This guy and I have been dating for about a month. I changed my Facebook status to “In a Relationship” but he hasn’t changed his. Should I be angry about this?
Anna: Everyone and their mom (literally at this point) has a Facebook, and it’s a great way to communicate the basic details of your life to everyone you know, and even those you don’t. That’s also the root of the problem of changing your relationship status. Everyone you know here may know about your relationship, but that’s because they live with you. Friends at home or even family may not know about your relationship, and your guy may not want to tell them about you just yet, or, you know, impersonally over the Internet. It’s understandable that you want him to change his status to “In a Relationship,” but I also don’t think that you should be angry with him for not changing it. He might just not care about his facebook status. Frankly, if you let something small like this affect your relationship, it may be you who’s changing your status soon.
Chris: For the most part, Anna is right. The Internet should not be the basis of how the two of you express your relationship to the outside world. The only thing that appears to be a serious cause for concern is that you two don’t really seem to agree on how serious your relationship really is, on Facebook or otherwise. Talk to him and ask him if he’s comfortable making your relationship that public. Anna is very right when she says everybody and their mother has a Facebook, which should be something to consider before changing your status. You need to make a few adjustments to your privacy settings before you start showering the Facebook world with your status change. That is, unless you want a lot of awkward and prodding comments. In the end, it really isn’t about Facebook at all, but about how you two mutually view each other.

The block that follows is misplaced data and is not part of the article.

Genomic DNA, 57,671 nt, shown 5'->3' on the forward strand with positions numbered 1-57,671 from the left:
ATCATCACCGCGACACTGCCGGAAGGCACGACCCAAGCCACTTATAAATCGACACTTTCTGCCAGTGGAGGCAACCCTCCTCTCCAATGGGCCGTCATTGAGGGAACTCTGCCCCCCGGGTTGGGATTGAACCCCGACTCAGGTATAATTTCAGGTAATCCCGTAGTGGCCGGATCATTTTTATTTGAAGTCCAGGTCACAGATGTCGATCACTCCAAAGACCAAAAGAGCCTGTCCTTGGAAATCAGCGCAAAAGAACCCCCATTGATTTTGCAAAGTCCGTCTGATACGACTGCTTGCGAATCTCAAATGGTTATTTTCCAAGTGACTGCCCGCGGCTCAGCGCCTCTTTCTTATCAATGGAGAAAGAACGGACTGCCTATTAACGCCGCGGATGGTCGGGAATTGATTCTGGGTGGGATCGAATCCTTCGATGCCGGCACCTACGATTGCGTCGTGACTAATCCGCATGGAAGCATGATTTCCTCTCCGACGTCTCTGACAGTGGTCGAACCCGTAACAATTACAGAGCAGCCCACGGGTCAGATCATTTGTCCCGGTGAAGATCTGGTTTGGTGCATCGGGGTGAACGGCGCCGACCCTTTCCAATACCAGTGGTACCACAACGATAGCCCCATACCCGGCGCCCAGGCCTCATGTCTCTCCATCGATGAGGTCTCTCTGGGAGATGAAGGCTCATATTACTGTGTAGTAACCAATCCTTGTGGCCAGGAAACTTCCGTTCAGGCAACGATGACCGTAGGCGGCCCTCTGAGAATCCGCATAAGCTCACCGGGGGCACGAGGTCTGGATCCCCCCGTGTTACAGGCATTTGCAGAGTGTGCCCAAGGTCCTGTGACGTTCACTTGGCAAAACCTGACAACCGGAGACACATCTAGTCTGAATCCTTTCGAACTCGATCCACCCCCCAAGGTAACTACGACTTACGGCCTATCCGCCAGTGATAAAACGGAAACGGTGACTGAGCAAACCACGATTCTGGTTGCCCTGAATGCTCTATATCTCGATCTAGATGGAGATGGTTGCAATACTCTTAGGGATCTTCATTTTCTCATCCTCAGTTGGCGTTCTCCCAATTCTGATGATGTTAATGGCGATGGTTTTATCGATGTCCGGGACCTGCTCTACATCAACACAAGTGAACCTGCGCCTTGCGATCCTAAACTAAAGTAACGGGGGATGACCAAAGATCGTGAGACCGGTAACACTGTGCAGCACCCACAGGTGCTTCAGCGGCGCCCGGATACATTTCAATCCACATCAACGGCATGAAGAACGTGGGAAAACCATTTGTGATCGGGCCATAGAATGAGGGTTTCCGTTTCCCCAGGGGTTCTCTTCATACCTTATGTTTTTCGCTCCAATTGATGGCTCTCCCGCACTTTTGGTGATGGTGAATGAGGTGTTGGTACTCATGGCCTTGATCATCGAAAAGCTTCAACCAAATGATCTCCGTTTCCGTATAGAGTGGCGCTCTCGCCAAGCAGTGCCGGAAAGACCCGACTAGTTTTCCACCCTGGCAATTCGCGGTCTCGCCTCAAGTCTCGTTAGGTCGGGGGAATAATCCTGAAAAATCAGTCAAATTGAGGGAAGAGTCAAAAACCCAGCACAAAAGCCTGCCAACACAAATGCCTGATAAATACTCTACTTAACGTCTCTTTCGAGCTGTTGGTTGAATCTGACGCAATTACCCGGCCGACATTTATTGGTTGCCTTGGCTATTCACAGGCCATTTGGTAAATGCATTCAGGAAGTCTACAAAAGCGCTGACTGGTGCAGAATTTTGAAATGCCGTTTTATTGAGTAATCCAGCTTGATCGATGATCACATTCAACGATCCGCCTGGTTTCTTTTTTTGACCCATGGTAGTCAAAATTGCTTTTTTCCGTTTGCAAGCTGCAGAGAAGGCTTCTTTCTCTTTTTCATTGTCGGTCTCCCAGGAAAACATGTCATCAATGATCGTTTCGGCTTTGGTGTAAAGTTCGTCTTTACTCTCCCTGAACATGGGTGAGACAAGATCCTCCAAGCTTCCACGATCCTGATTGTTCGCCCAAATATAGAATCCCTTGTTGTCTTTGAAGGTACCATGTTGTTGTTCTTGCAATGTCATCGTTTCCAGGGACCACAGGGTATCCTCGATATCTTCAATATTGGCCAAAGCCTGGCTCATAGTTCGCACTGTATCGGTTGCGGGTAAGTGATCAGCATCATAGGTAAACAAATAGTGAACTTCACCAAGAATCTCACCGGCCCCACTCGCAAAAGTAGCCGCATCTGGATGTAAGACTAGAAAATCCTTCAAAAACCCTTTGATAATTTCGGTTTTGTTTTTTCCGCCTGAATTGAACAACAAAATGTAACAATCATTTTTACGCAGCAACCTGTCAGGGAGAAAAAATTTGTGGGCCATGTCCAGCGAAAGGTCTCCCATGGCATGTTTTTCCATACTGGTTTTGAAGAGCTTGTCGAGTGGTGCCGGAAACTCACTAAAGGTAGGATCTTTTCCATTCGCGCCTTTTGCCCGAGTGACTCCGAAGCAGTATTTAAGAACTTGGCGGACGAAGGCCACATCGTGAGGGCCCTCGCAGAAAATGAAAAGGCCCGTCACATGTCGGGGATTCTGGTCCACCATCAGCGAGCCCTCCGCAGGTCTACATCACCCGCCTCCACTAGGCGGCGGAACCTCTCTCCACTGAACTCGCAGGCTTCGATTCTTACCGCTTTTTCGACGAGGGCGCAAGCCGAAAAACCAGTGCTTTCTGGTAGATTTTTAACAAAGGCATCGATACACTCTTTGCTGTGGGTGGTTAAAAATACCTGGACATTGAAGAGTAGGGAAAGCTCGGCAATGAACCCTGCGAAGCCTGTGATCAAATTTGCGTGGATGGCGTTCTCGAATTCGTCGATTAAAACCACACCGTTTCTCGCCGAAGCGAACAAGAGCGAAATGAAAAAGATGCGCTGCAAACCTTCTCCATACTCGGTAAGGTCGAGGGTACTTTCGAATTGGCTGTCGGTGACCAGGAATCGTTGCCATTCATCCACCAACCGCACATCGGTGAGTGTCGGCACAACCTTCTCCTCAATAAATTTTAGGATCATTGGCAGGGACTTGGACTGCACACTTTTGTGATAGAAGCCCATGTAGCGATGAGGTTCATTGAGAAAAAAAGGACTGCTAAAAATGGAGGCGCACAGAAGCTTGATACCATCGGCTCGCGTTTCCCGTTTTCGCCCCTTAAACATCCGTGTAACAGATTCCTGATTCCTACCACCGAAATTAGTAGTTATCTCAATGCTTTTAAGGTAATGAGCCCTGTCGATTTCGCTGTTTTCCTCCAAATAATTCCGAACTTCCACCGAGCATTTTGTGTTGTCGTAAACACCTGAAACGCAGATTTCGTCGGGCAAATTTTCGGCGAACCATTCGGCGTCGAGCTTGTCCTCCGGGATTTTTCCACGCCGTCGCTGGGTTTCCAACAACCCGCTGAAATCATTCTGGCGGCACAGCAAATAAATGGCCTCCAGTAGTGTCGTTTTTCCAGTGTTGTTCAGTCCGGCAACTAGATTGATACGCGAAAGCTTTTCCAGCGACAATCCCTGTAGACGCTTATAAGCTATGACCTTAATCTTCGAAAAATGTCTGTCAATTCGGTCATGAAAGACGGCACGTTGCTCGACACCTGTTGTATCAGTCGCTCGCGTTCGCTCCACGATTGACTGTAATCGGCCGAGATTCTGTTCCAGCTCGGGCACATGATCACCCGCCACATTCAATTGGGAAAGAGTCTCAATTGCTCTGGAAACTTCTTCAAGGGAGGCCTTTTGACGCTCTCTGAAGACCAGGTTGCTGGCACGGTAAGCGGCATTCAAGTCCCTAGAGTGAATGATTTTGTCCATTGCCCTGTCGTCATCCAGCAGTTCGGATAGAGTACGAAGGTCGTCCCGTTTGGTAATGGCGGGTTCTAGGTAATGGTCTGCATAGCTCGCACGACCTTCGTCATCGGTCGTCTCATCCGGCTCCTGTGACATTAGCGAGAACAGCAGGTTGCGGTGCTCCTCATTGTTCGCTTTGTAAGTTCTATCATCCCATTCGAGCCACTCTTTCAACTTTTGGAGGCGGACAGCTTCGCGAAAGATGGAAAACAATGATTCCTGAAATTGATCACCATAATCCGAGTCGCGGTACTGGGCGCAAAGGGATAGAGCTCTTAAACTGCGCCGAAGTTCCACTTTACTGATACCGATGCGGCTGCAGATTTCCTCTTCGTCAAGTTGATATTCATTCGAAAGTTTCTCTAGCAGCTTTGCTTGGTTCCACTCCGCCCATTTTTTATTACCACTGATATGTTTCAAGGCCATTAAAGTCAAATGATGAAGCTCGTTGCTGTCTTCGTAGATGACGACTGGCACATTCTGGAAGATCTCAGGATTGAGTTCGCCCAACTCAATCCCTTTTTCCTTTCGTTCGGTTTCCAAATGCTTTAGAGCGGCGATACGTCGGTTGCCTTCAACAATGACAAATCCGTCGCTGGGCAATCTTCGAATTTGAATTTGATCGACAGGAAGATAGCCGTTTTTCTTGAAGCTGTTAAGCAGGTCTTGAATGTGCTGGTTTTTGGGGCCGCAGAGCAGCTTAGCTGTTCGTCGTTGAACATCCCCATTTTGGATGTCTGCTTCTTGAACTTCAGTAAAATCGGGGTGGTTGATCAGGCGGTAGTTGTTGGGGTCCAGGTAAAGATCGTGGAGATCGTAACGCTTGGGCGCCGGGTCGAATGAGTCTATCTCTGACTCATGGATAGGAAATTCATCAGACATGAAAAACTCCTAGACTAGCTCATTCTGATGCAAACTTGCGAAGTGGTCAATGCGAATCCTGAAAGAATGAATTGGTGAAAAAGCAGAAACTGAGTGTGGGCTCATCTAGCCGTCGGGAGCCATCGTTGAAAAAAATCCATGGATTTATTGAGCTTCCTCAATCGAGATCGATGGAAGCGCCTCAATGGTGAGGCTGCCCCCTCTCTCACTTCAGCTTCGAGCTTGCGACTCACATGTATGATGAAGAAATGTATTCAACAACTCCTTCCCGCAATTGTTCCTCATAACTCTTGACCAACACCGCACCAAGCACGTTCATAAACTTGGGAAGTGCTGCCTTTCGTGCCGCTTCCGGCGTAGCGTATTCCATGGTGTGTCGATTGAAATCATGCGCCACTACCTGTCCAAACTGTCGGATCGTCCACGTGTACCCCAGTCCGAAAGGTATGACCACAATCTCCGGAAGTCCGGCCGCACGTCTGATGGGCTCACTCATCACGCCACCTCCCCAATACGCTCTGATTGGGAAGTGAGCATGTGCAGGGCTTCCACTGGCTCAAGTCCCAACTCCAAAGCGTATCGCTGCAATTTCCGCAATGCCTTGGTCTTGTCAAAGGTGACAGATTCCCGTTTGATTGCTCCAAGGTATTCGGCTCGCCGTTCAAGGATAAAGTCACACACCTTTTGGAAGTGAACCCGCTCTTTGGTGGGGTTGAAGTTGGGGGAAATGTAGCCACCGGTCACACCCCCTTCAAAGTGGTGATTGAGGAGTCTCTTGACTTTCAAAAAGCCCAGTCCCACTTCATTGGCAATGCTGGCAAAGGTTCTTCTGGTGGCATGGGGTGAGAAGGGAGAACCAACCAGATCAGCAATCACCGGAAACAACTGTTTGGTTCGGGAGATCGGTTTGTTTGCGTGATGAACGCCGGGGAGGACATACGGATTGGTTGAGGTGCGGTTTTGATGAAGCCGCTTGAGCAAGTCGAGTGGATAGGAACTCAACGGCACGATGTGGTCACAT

My significant other brought up the idea of a threesome. I’m gradually warming up to the idea, but I’m afraid that it will change things for the worse in our relationship. Is there any way to do this without ruining our relationship?
Anna: Well, successful threesomes have been done before, but they are a difficult situation to maneuver. The most important thing in doing this is that both of you understand your reasoning behind it. Namely, you should make sure that you two are doing it purely for the experience and sexual gratification, not because you are tired of each other, or because someone has the hots for another person but doesn’t want to cheat. Regardless, you will obviously figure this out if you go through with it, and it may very well end your relationship. So, if you think that you both can find a person you find attractive but non-threatening and feel confident in your ability to share your partner, then go ahead! This could in fact help your relationship because you two will share a fun and rather uncommon experience. You will always remember that person as “the dude/chick who I had a threesome with,” which could be pretty cool.
Chris: You are definitely going about this situation the right way. It’s always better to think these things through and evaluate them from many different angles before you jump right into it. When it comes to the sexual side of relationships, your number one priority should always be yourself and what you are comfortable doing with your partner. If the idea of having someone else be privy to your sex life is something that you are uncomfortable with, no matter how theoretically fun it could be, you shouldn’t do it. If you do come to the realization that a little something (or someone) extra in the bedroom is both thrilling and non-threatening then you should definitely go searching for that third person. Before this, though, you and your partner need to discuss the ideal person to fool around with. General people to avoid for threesomes: clingers, blabbermouths, a close friend, a mutual friend, exes, and anyone significantly hotter than yourself. The last one is a joke. Mostly.